Of utmost importance in shooting any storm, and especially those producing electricity, is a healthy respect for the lethal potential of lightning. Don’t push the envelope! Stay off elevated spots and, if possible, stay in the car while shooting. I often mount my camera on a tripod with one leg in the seat and two on the dash for stability. Standing alone with tripod extended in the midst of a storm may seem macho, but I can guarantee that this act of machismo won’t be mentioned in your obituary!
Some of my most productive shoots are in winter when, in the grips of a good storm system, the landscape is blanketed in a sheet of ice or snow. While not the most comfortable conditions in which to shoot—subfreezing temps and howling winds often add to the challenge of maintaining an upright tripod—early-morning or late-evening settings can offer fantastic light displays. As a general rule, shooting winter settings doesn’t offer the same dynamic skyscapes as do spring and summer due to the lack of colliding warm and cold air systems, but there are still opportunities. Even in situations when great cloud structures don't have a chance to form, there's great photography to be had. I’ll go out to find a brilliantly clear morning sky over a winter wonderland and, in these cases, I lean more to a landscape approach with the sky added for depth and dimension.
A point to remember with winter photography is the problem of high-reflectance values when exposing the image. Like taking an exposure off a pure white cloud, it’s easy to underexpose an image despite today's camera meters. A rule of thumb that I use when time is of the essence is to meter half in the blue sky and half on the landscape. This generally produces consistent and accurate results. Of course, the time-honored back-of-hand "gray card." A approach is also effective.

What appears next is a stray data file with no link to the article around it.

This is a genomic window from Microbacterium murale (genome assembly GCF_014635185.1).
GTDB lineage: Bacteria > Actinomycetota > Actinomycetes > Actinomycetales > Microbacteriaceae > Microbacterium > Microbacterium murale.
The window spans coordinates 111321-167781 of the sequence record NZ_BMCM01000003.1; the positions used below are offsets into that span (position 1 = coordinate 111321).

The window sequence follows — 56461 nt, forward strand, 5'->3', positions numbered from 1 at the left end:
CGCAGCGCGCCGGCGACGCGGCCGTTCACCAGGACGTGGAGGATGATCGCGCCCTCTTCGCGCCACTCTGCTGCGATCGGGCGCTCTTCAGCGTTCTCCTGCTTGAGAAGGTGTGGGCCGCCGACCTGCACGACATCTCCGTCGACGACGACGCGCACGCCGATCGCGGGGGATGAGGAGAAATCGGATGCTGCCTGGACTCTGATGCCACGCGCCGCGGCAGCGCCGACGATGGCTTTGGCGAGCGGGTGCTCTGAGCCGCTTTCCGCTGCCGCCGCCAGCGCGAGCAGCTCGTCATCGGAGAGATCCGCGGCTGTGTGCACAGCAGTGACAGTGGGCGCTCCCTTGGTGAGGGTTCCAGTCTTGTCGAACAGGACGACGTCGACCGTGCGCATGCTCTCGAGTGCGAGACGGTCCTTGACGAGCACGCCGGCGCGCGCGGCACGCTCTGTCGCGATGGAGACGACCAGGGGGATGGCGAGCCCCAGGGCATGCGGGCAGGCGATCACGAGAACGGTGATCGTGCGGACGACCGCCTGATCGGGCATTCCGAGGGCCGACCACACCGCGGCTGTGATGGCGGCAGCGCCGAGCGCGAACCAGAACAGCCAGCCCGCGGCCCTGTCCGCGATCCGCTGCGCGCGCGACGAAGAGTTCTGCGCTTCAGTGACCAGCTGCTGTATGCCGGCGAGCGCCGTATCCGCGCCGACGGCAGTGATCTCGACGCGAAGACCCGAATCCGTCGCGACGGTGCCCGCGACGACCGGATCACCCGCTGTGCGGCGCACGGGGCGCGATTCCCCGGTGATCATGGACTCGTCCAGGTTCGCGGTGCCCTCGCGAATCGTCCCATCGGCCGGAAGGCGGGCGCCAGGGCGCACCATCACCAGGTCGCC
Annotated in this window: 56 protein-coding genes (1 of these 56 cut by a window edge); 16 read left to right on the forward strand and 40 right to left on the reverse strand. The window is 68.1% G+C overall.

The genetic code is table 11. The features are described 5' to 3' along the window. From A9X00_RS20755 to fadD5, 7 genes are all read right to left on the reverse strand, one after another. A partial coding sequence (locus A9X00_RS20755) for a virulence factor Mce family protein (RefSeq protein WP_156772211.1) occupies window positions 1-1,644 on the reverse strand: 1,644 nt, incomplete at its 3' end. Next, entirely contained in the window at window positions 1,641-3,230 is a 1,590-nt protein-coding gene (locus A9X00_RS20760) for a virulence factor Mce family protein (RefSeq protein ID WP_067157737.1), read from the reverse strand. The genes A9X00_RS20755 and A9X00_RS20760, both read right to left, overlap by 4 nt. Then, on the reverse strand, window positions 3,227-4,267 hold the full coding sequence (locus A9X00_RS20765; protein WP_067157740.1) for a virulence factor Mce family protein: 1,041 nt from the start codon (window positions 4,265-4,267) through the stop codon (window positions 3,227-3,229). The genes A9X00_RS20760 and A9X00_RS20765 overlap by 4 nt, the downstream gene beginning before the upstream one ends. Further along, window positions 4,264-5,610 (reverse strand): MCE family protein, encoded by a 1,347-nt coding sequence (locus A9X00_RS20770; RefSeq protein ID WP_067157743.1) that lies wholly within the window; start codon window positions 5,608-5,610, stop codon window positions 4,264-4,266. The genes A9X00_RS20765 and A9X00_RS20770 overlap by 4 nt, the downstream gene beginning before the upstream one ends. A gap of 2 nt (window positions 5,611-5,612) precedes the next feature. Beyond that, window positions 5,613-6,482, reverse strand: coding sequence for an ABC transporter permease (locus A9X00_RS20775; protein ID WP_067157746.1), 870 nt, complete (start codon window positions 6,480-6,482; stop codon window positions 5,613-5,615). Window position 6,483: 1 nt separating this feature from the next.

Canon EF 70-200mm ƒ/2.8L USM and Canon EF 16-35mm ƒ/2.8L II U
One of my most memorable winter shoots occurred in the Davis Mountains of west Texas when a Pacific cold front dumped a four-inch white blanket on Sawtooth Mountain. After traveling over the Davis Mountains backbone for 30 miles on an untracked highway before dawn, I set up my camera and tripod in the freezing conditions and waited. As the sun spilled over Mount Livermore, a pristine magenta ligh streaked over the peaks of Sawtooth. With exposure values within acceptable parameters, I focused my Canon 24-70mm lens and recorded a brilliant performance of nature. The 700-mile one-day trip was worth the effort!
Correct lens selection is essential. A rule of thumb for me is the wider the better. If I’m working a storm with extensive clouds that displays color throughout, my favorite lenses are the Canon 14mm ƒ/2.8L or 16-35mm ƒ/2.8L. On those occasions when I find that only one portion of the sky offers the intensity of color and structure I need, a medium telephoto such as the 70-200mm ƒ/2.8L is my choice. Depending on the contrast issues in a cloud formation, I generally prefer to expose images at ISO 50 for maximum color saturation. If highlights offer insurmountable problems, I resort to a higher ISO to overcome washout in highlight areas.
As a last bit of advice, I suggest a vigilant watch on the National Weather Service. The predictions of squall lines and impending storms are generally accurate and timely. If I’m planning a major sky photo shoot, I select a window of several days when atmospheric chemistry promises unstable conditions aloft, increasing my chances of encountering outstanding cloud formations.